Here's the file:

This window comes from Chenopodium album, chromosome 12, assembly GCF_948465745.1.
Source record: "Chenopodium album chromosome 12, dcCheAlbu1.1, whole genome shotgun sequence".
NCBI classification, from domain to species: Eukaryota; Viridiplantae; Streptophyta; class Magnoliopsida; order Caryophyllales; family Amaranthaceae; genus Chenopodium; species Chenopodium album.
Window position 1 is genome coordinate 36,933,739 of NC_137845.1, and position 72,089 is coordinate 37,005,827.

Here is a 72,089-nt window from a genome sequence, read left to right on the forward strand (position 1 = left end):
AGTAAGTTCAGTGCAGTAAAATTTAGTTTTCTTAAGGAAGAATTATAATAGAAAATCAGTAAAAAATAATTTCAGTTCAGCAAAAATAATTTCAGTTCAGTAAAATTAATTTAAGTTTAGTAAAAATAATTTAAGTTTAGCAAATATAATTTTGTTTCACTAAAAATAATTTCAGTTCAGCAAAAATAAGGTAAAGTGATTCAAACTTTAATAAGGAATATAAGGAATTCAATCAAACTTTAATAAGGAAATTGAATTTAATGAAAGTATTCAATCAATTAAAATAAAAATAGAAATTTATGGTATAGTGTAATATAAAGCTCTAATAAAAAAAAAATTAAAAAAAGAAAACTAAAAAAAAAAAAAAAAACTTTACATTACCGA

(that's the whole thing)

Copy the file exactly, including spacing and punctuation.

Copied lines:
This window comes from Chenopodium album, chromosome 12, assembly GCF_948465745.1.
Source record: "Chenopodium album chromosome 12, dcCheAlbu1.1, whole genome shotgun sequence".
NCBI classification, from domain to species: Eukaryota; Viridiplantae; Streptophyta; class Magnoliopsida; order Caryophyllales; family Amaranthaceae; genus Chenopodium; species Chenopodium album.
Window position 1 is genome coordinate 36,933,739 of NC_137845.1, and position 72,089 is coordinate 37,005,827.

Here is a 72,089-nt window from a genome sequence, read left to right on the forward strand (position 1 = left end):
AGTAAGTTCAGTGCAGTAAAATTTAGTTTTCTTAAGGAAGAATTATAATAGAAAATCAGTAAAAAATAATTTCAGTTCAGCAAAAATAATTTCAGTTCAGTAAAATTAATTTAAGTTTAGTAAAAATAATTTAAGTTTAGCAAATATAATTTTGTTTCACTAAAAATAATTTCAGTTCAGCAAAAATAAGGTAAAGTGATTCAAACTTTAATAAGGAATATAAGGAATTCAATCAAACTTTAATAAGGAAATTGAATTTAATGAAAGTATTCAATCAATTAAAATAAAAATAGAAATTTATGGTATAGTGTAATATAAAGCTCTAATAAAAAAAAAATTAAAAAAAGAAAACTAAAAAAAAAAAAAAAAACTTTACATTACCGA